“We are so glad you came back (to coaching),” Van Nuys Athletic Director Dan Levy chanted toward Van Nuys Softball Coach Dion Coley as the Wolves were celebrating their first ever City softball championship, following their 6-1 victory against Washington Prep in the Division III title game.
“You got that right,” a voice could be heard saying from the dugout.
Coley smiled. “It’s not about me, it’s about the girls,” pointing to his players.
Actually it’s about both.
Yes, the team lost its season opener to Chatsworth by a 23-0 score — one of seven games they gave up 20 or more runs. Yes, it has an overall losing record for the 2016 season (12-13-1). But the Wolves are champions because of belief and faith. They believed that they would improve despite the lopsided defeats. And they had faith in their coach, who knew something about overcoming tremendous odds.
Coley stepped away from coaching in 2013 with the birth of his son. He and his wife learned their baby was born with a serious heart condition. It required three different operations to stabilize, “but he’s good now. And I felt I could come back,” Coley said.
He returned to Van Nuys last year, inheriting a team that had gone 0-13 in 2013. He got them to 10 overall wins last year, and the Wolves reached the Division III final. But the season ended in a 9-5 loss to South East of South Gate.
Coley scheduled harder in 2016, playing City Division I teams like Chatsworth and Palisades, and Southern Section teams like Sierra Canyon. They also had to face Valley Mission League powers (and Division I teams) Kennedy, San Fernando, and Sylmar twice in league play.
They may have been beaten. But they weren’t discouraged.
“We worked a lot on the fundamentals, because most of these girls had never played, or maybe 2-3 years tops,” Coley said. “We had our ups-and-downs during the season. But I knew once we got into the playoffs, going through the hard knocks against really good teams would really slow the game down for them in the playoffs.”
Coley also took to heart a suggestion from his players.
“One of my seniors brought to my attention that we needed some team bonding,” he said. “I had been doing so much coaching and conditioning, I hadn’t even thought about that aspect of the game. So we all went to a Dodger game in April, did some other things, and it seemed to bring the kids together. I’m glad she brought that to my attention. It’s something we’re going to do from now on.”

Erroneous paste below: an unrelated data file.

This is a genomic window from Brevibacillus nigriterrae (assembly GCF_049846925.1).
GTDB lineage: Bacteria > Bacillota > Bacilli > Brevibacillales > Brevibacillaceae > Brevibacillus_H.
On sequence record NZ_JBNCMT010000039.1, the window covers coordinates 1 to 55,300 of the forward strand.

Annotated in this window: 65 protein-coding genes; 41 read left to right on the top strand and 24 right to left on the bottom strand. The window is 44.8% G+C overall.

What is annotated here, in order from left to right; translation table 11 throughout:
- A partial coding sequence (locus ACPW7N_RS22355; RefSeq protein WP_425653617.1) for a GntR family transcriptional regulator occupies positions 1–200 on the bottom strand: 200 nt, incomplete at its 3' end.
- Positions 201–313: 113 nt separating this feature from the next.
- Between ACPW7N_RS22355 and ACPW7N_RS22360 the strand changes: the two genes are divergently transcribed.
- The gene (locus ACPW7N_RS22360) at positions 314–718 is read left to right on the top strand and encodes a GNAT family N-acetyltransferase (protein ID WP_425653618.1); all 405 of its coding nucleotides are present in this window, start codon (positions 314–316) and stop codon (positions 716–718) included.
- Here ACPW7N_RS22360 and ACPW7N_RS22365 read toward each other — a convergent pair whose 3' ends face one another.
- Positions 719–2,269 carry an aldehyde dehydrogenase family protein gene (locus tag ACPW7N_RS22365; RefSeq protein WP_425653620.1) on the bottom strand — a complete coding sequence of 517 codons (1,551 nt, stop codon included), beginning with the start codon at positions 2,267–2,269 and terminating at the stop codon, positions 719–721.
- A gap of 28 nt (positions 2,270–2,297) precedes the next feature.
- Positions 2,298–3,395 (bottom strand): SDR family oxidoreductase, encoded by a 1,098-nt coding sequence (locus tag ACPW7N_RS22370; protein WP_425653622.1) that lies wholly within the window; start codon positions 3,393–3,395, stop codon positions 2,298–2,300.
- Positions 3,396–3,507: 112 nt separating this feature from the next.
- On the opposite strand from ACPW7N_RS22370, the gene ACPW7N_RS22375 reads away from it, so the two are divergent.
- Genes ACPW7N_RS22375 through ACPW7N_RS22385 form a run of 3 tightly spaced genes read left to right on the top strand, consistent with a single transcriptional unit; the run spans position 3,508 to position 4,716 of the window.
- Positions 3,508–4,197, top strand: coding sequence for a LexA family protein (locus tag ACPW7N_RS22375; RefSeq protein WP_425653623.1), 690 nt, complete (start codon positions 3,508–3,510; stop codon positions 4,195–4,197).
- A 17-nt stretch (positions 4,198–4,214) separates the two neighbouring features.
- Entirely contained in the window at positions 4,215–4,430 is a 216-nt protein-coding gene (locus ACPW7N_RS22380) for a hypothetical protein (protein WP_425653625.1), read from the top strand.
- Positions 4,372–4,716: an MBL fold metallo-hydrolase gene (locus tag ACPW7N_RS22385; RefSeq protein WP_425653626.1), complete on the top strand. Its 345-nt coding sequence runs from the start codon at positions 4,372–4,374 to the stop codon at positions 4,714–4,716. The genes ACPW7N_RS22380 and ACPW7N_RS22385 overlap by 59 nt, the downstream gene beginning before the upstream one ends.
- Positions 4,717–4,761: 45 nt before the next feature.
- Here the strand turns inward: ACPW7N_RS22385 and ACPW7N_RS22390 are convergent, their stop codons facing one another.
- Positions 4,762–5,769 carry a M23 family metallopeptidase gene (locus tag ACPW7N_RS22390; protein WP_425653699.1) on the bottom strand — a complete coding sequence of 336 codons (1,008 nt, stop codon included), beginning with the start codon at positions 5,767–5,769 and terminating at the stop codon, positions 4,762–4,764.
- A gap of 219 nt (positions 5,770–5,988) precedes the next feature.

By the time the Wolves got to the Division III playoffs — and were given the bracket’s top seed in part because of their difficult schedule — they were ready. They blew past Los Angeles schools Locke, Contreras and Torres by a combined 45-10 score. They didn’t expect much resistance from Washington Prep, seeded 10th, in the title game on May 21 at Cal State University, Dominguez Hills in Carson.
Still, the Generals opened a 1-0 lead in the top of the first. Wolves starting pitcher Deanna Villa hit Riccail Gillespie, the game’s first batter, with the game’s first pitch. Gillespie would advance to second on a wild pitch, and score on a two-out double by Tia Burch.
Coley initially thought it was a case of nerves.
“I was telling the Time Warner people (who were broadcasting the game) that I felt good about [Villa] because she pitched in the game last year so I didn’t think she’d have a lot of nerves. Then she hits their kid with the first pitch of the game,” the coach said.
“I asked her if it was nerves and she said, “no, my hands are slippery. The ball is too new.’”
Villa said she wasn’t worried.
“Our last game (against Torres) they scored early and we came back. We know how to fight through it,” Villa said.
Villa, a sophomore, did settle in after that, striking out seven and walking three while giving up a total of four hits. And the Wolves offense did the rest, scoring in every inning they came to bat except the fourth.
The Generals were their own worst enemy on defense, committing four errors that led to four unearned runs. They doomed themselves on the base paths as well, running into two double plays including the one in the seventh inning that ended the contest.
But even as the Wolves — who collected 10 hits off Washington freshmen starter Monet Brown — were methodically stretching out their lead, Villa said the team was locked into a specific mindset.
“We were telling ourselves the whole game ‘act like you’re behind, act like you’re behind,’” she said. “‘Never think you’re ahead of the game.’”
Villa said she hoped Coley and the school would let them keep their uniforms.
She will definitely keep the championship medal.
“That’s mine,” she said with a wide grin.